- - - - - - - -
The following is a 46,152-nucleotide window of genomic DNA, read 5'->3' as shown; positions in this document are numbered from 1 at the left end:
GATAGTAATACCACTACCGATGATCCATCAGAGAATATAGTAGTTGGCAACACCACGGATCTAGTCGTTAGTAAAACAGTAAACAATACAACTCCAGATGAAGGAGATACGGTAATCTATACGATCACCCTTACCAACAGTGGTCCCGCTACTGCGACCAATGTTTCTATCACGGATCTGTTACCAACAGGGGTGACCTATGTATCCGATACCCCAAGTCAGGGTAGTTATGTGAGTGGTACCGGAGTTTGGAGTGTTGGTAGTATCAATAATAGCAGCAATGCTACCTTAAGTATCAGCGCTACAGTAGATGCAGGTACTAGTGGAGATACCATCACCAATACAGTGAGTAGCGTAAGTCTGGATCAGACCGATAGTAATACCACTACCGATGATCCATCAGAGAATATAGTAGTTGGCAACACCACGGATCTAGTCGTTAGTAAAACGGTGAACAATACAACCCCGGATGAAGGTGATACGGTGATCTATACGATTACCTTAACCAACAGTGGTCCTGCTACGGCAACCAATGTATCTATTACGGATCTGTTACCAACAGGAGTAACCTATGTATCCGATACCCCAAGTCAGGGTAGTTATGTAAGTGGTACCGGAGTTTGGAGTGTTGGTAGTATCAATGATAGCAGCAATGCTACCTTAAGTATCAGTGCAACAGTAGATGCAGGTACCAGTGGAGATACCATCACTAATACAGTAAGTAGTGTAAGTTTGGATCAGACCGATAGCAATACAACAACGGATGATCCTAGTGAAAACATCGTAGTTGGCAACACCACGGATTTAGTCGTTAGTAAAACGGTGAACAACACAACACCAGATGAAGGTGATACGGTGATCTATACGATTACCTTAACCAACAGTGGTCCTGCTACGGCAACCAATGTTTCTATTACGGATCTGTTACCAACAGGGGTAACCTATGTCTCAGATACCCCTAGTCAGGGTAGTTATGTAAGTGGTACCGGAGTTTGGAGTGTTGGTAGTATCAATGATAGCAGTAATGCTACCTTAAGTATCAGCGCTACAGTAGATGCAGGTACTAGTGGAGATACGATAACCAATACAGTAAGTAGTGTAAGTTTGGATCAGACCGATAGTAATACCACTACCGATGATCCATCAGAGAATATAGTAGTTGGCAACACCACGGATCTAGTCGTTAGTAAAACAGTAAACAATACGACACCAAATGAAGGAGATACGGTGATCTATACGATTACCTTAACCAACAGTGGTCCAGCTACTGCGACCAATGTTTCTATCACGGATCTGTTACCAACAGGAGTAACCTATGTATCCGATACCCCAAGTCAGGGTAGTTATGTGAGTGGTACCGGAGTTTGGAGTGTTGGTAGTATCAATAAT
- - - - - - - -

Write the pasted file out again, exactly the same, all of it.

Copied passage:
The following is a 46,152-nucleotide window of genomic DNA, read 5'->3' as shown; positions in this document are numbered from 1 at the left end:
GATAGTAATACCACTACCGATGATCCATCAGAGAATATAGTAGTTGGCAACACCACGGATCTAGTCGTTAGTAAAACAGTAAACAATACAACTCCAGATGAAGGAGATACGGTAATCTATACGATCACCCTTACCAACAGTGGTCCCGCTACTGCGACCAATGTTTCTATCACGGATCTGTTACCAACAGGGGTGACCTATGTATCCGATACCCCAAGTCAGGGTAGTTATGTGAGTGGTACCGGAGTTTGGAGTGTTGGTAGTATCAATAATAGCAGCAATGCTACCTTAAGTATCAGCGCTACAGTAGATGCAGGTACTAGTGGAGATACCATCACCAATACAGTGAGTAGCGTAAGTCTGGATCAGACCGATAGTAATACCACTACCGATGATCCATCAGAGAATATAGTAGTTGGCAACACCACGGATCTAGTCGTTAGTAAAACGGTGAACAATACAACCCCGGATGAAGGTGATACGGTGATCTATACGATTACCTTAACCAACAGTGGTCCTGCTACGGCAACCAATGTATCTATTACGGATCTGTTACCAACAGGAGTAACCTATGTATCCGATACCCCAAGTCAGGGTAGTTATGTAAGTGGTACCGGAGTTTGGAGTGTTGGTAGTATCAATGATAGCAGCAATGCTACCTTAAGTATCAGTGCAACAGTAGATGCAGGTACCAGTGGAGATACCATCACTAATACAGTAAGTAGTGTAAGTTTGGATCAGACCGATAGCAATACAACAACGGATGATCCTAGTGAAAACATCGTAGTTGGCAACACCACGGATTTAGTCGTTAGTAAAACGGTGAACAACACAACACCAGATGAAGGTGATACGGTGATCTATACGATTACCTTAACCAACAGTGGTCCTGCTACGGCAACCAATGTTTCTATTACGGATCTGTTACCAACAGGGGTAACCTATGTCTCAGATACCCCTAGTCAGGGTAGTTATGTAAGTGGTACCGGAGTTTGGAGTGTTGGTAGTATCAATGATAGCAGTAATGCTACCTTAAGTATCAGCGCTACAGTAGATGCAGGTACTAGTGGAGATACGATAACCAATACAGTAAGTAGTGTAAGTTTGGATCAGACCGATAGTAATACCACTACCGATGATCCATCAGAGAATATAGTAGTTGGCAACACCACGGATCTAGTCGTTAGTAAAACAGTAAACAATACGACACCAAATGAAGGAGATACGGTGATCTATACGATTACCTTAACCAACAGTGGTCCAGCTACTGCGACCAATGTTTCTATCACGGATCTGTTACCAACAGGAGTAACCTATGTATCCGATACCCCAAGTCAGGGTAGTTATGTGAGTGGTACCGGAGTTTGGAGTGTTGGTAGTATCAATAAT